|Birth Name:||Drew Gilpin Faust|
|Date of Birth:||18/09/1947|
|Age:||74 years old|
|Qualification:||MA in American civilization in 1971. She finished her PhD in 1975|
American historian Drew Gilpin Faust salary accelerated as she got appointed in prestigious positions like President of Harvard University and Ivy League.
Drew Gilpin Faust became the first woman and 28th person to serve as the president of Harvard University. In addition, she is the fifth woman to serve Ivy League university. Drew Gilpin Faust salary grew as she formerly worked as the dean of the Radcliffe Institute for Advanced Study. For her position and effectiveness, Forbes ranked her 33rd most powerful woman in the world.
Drew Gilpin Faust was born Catharine Drew Gilpin Faust on September 18, 1947 in New York City. She grew up in Clarke County, Virginia. Her parents are Catharine Ginna and McGhee Tyson Gilpin, a Princeton graduate and breeder of thoroughbred horses. Faust is an American and owns New England ancestry.
Faust graduated from Concord Academy located in Concord, Massachusetts in 1964. She graduated magna cum laude earning her BA degree in history from Bryn Mawr College in 1968. Later, she went to the University of Pennsylvania and earned MA in American civilization in 1971. She finished her PhD in 1975 and her dissertation had a title “A Sacred Circle: The Social Role of the Intellectual in the Old South, 1840-1860”.
Drew Gilpin Faust salary started to rise as she joined the University of Pennsylvania as a faculty the same year she ended her PhD. She was the assistant professor of American civilization. However, she soon became Walter Annenberg professor of History due to her specialization in history of the South in the antebellum period and Civil War.
In addition to working as professor, she also wrote books. Mothers of Invention: Women of the Slaveholding South in the American Civil War (1996) and a biography, James Henry Hammond and Old South are a couple among her 6 books. Similarly, she is also the writer of This Republic of Suffering (2008), which won final nomination for Pulitzer Prize and National Book Award.
The Radcliffe Institute for Advanced Study appointed Faust its first dean in 2001.
After serving as the dean for Radcliffe Institute, Faust moved to the Harvard University as its president in 2007. Drew Gilpin Faust salary increased after her position was confirmed in the beginning of 2007. In a press conference, Faust stated that she hoped her appointment would bring opportunities. As a President of the Harvard, her first initiative was to increase financial aid to students. Faust replaced loans with grants to the children of parents making $100,000 to $180,000 annually (middle class). This policy had an expansion which eliminated contributions for families earning less than $60,000 a year. Later, Stanford, Yale and other private US universities and colleges adopted these policies.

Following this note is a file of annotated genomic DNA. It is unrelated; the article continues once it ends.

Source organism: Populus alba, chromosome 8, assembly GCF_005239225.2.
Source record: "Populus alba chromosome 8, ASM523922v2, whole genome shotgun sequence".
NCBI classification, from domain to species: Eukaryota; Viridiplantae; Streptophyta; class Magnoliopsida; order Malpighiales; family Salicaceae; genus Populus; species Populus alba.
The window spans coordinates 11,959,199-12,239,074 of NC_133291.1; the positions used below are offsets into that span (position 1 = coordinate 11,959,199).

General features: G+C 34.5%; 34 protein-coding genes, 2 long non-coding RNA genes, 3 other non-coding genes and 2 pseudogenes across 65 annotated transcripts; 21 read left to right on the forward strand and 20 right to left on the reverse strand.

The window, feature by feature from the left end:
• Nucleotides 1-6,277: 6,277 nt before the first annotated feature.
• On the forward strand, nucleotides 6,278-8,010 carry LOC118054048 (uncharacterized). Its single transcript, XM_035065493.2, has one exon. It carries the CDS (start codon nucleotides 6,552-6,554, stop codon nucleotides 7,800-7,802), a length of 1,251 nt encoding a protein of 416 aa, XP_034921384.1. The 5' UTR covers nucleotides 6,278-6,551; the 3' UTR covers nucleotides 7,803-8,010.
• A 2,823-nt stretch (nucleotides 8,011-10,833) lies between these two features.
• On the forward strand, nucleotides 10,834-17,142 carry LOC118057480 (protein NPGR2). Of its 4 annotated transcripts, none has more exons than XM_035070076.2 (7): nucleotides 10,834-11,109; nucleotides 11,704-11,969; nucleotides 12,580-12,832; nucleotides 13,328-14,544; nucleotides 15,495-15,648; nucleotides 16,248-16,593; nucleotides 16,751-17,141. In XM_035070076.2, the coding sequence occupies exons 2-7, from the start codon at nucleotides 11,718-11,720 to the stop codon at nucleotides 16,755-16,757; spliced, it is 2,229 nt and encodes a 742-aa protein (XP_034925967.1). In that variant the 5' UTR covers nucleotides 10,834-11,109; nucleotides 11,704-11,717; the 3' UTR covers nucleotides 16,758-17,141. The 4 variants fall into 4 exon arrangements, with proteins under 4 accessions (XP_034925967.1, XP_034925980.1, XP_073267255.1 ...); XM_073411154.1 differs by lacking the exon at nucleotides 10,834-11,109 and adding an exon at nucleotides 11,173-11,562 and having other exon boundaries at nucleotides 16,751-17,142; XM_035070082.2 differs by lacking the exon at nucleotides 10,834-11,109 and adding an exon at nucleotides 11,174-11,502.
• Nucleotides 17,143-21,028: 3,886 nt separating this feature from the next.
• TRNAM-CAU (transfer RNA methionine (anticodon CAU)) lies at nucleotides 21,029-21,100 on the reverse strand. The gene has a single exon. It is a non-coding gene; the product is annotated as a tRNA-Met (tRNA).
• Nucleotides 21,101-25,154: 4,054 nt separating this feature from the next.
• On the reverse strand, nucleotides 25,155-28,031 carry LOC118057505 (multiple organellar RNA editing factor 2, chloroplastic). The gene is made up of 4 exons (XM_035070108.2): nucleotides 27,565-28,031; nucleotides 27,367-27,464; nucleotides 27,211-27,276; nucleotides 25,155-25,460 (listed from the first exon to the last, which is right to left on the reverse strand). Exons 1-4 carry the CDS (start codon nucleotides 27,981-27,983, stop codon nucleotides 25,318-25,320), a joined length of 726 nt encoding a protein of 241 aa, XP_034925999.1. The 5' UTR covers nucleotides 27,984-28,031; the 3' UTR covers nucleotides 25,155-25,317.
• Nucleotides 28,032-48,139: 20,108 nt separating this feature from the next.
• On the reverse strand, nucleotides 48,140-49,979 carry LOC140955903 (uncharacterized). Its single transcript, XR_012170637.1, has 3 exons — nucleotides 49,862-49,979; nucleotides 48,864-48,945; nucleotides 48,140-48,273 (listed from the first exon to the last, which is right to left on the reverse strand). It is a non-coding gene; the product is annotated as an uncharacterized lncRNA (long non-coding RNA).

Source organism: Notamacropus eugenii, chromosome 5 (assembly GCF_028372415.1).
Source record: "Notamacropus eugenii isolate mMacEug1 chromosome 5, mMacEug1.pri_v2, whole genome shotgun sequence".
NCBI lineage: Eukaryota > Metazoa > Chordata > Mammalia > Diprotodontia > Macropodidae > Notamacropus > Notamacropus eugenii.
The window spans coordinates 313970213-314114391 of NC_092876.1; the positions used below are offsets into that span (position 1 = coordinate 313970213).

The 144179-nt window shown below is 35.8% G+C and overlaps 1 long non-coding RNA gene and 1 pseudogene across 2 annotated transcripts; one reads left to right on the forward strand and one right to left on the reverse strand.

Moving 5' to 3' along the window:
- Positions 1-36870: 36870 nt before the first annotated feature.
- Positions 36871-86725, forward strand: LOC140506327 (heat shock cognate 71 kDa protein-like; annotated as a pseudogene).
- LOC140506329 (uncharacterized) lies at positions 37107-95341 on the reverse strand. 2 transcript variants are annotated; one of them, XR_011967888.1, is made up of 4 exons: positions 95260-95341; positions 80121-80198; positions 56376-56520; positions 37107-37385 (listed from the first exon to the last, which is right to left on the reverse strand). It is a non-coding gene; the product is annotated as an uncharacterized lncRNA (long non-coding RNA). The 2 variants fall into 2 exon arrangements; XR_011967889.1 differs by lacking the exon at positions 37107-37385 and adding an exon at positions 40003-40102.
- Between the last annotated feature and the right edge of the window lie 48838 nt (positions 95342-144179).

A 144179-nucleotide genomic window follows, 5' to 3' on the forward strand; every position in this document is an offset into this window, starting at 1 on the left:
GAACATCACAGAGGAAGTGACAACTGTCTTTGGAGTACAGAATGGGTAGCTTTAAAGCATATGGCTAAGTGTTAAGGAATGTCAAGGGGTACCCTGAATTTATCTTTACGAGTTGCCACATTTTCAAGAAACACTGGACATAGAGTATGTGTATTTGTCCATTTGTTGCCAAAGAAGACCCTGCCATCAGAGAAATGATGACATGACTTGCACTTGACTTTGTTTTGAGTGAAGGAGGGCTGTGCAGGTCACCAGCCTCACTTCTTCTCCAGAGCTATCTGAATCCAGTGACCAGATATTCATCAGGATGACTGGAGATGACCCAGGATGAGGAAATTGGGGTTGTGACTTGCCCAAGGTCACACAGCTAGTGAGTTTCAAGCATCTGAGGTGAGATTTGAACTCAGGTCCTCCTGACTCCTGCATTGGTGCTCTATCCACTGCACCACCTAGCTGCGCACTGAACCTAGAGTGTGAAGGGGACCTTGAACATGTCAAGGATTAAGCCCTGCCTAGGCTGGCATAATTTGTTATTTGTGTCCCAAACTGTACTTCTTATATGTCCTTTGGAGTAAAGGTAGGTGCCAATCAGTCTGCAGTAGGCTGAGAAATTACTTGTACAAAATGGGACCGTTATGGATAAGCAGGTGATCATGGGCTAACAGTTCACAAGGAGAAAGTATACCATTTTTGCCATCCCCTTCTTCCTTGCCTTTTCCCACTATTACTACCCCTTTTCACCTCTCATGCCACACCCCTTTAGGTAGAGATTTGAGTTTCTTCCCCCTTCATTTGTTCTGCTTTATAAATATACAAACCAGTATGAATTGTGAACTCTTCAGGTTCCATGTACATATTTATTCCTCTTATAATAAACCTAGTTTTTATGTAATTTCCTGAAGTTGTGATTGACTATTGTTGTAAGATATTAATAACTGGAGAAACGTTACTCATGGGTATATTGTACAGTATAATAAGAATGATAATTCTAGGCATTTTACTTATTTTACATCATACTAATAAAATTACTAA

In addition, Faust testified before the US Congress to increase fund for scientific research and support of junior faculty researchers. She prioritized to revitalize the arts at Harvard and integrate in the daily life. Further, she worked to institutionalize the university. The advocate for sustainability, Faust set a goal for reducing the University’s greenhouse gas emission by 2016.
Even though Drew Gilpin Faust salary and reputation grew at the Harvard, she also earned some criticisms. She was criticized in 2009 for her refusal to accept a pay cut in an effort to save jobs. Various colleges and administrators called her to reduce salaries. The Harvard Corporation approved salary freeze in early 2009 for president, deans, senior officers, management staffs and management staffs offering early retirement.
The prestigious positions rose Drew Gilpin Faust salary while her accomplishments and success in her position earned her awards. She is the recipient of honorary doctorate from Bowdoin College in 2007, the University of Pennsylvania in 2008 and Princeton University in 2010. Similarly, the National Endowment for the Humanities selected Faust for highly honorable Jefferson Lecture in 2011. Her lecture was entitled “Telling War Stories: Reflections of a Civil War Historian”. Furthermore, she delivered the Sesquicentennial Address at Boston College, entitled “Scholarship and the Role of the University” in 2012.Another lecture Faust delivered was the Rede Lecture at the University of Cambridge entitled “Two Wars and the Long Twentieth Century: The United States, 1861–65; Britain 1914–18” in 2015.
In addition to awards, she enjoys wide recognition. Forbes ranked her in 2013 and 2014 list of “100 Most Powerful Women”. She also has received a number of awards for her books. Therefore, Drew Gilpin Faust salary and net worth increased through her writings too. Columbia University awarded Faust with Bancroft Prize for This Republic of Suffering (2008) in the year 2009. Similarly, the same book earned her American History Book Prize in 2008. the Organization of American Historians ranked her book Dread Void of Uncertainty among ten best history essays in 2005. Besides, she received the Francis Parkman Prize of the Society of American Historians for Mothers of Invention.
Drew Gilpin Faust married a historian of medicine (at Harvard), Charles E. Rosenberg. The couple has a daughter, Jessica Rosenberg while Faust has a stepson, Leah Rosenberg. Jessica is a Harvard graduate and currently works for the New Yorker.
Faust adopts her surname from her first marriage with Stephen Faust.
In 1988, Faust fell victim to breast cancer, but she underwent proper treatment. She now is in good health.
There is varied report on Drew Gilpin Faust salary. The Harvard Crimson reports that Faust made $693,739 in fiscal year 2008-2009. However, the most recent report states that she has annual salary of $810,884 and benefits of $153,460.